"We will need to devise a story to explain how your wife came to be here," Walter said thoughtfully, "something to divert attention from her strangeness."
"Diana needs a teacher, too," added Matthew.
"She must be taught some manners, certainly," Kit grumbled. "No, her teacher must be another witch," Matthew corrected him.
Walter made a low sound of amusement. "I doubt there's a witch within twenty miles of Woodstock. Not with you living here."
"And what of this book, Mistress Roydon?" George whipped out a pointed gray stick wrapped in string from a pocket hidden away in the bulbous outlines of his short britches. He licked the tip of his pencil and held it expectantly. "Can you tell me its size and contents? I will look for it in Oxford."
"The book can wait," I said. "First I need proper clothes. I can't go out of the house wearing Pierre's jacket and the skirt that Matthew's sister wore to Jane Seymour's funeral."
"Go out of the house?" Kit scoffed. "Utter lunacy."
"Kit is right," George said apologetically. He made a notation in his book. "Your speech makes it apparent you are a stranger to England. I would be happy to give you elocution lessons, Mistress Roydon." The idea of George Chapman playing Henry Higgins to my Eliza Doolittle was enough to make me look longingly at the exit.
"She shouldn't be allowed to speak at all, Matt. You must keep her quiet," Kit insisted.
"What we need is a woman, someone to advise Diana. Why is there not one daughter, wife, or mistress to be had among the five of you?" Matthew demanded. Deep silence fell.
"Walter?" Kit asked archly, sending the rest of the men into a fit of laughter and lightening the heavy atmosphere as though a summer storm had blown through the room. Even Matthew joined in.
Pierre entered as the laughter faded, kicking up sprigs of rosemary and lavender strewn among the rushes laid down to keep dampness from being tromped through the house. At the same moment, the bells began to toll the hour of twelve. Like the sight of the quinces, the combination of sounds and smells took me straight back to Madison.
Past, present, and future met. Rather than a slow, fluid unspooling, there was a moment of stillness as if time had stopped. My breath hitched.
"Diana?" Matthew said, taking me by the elbows.
Something blue and amber, a weave of light and color, caught my attention. It was tightly meshed in the corner of the room, where nothing could fit but cobwebs and dust. Fascinated, I tried to move toward it.
"Is she having a fit?" Henry asked, his face coming into focus over Matthew's shoulder.
The tolling of the bell stopped, and the scent of lavender faded. Blue and amber flickered to gray and white before disappearing.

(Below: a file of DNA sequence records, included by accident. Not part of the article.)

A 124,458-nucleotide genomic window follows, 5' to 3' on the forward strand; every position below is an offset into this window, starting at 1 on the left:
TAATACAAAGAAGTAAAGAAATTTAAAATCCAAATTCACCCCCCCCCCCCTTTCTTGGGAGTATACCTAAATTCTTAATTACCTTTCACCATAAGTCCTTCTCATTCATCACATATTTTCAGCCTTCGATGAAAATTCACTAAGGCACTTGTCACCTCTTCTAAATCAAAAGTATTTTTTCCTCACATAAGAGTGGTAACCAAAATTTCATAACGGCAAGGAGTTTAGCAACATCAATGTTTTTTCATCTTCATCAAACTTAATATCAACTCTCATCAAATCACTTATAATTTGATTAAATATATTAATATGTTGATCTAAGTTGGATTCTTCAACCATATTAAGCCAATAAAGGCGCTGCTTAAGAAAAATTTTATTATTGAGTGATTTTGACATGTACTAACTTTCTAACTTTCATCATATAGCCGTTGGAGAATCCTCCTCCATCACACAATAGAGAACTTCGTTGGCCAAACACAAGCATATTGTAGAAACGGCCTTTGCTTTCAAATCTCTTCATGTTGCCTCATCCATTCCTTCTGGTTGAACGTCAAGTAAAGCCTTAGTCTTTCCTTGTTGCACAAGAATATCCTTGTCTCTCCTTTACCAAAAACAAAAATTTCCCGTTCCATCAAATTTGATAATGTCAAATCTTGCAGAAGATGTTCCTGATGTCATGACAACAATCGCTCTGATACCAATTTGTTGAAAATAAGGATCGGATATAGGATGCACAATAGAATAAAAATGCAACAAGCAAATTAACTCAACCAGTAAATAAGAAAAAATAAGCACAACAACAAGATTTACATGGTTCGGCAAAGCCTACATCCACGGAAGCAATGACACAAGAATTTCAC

"I'm sorry. I thought I saw something in the corner. It must have been a trick of the light," I said, pressing my hand to my cheek.
"Perhaps you are suffering from timelag, mon coeur," Matthew murmured. "I promised you a walk in the park. Will you go outside with me to clear your head?"
Maybe it was the aftereffects of timewalking, and perhaps fresh air would help. But we had just arrived, and Matthew hadn't seen these men for more than four centuries.
"You should be with your friends," I said firmly, though my eyes drifted to the windows.
"They'll still be here, drinking my wine, when we return," Matthew said with a smile. He turned to Walter. "I'm going to show Diana her house and make sure she is able to find her way through the gardens."
"We will need to talk further," Walter warned. "There is business to discuss."
Matthew nodded and tucked his hand around my waist. "It can wait."
We left the School of Night in the warm parlor and headed outdoors. Tom had already lost interest in the problems of vampire and witch and was engrossed in his reading. George was similarly consumed by his own thoughts and busily writing in a notebook. Kit's glance was watchful, Walter's wary, and Henry's eyes were filled with sympathy. The three men looked like an unkindness of ravens with their dark clothes and attentive expressions. It reminded me of what Shakespeare would soon say about this extraordinary group.
"How does it begin?" I murmured softly. "'Black is the badge of hell'?"
Matthew looked wistful. "'Black is the badge of hell / The hue of dungeons, and the school of night.'"
"The hue of friendship would be more accurate," I said. I'd seen Matthew manage the readers at the Bodleian, but his influence over the likes of Walter Raleigh and Kit Marlowe was still unexpected. "Is there anything they wouldn't do for you, Matthew?
"Pray God we never find out," he said somberly.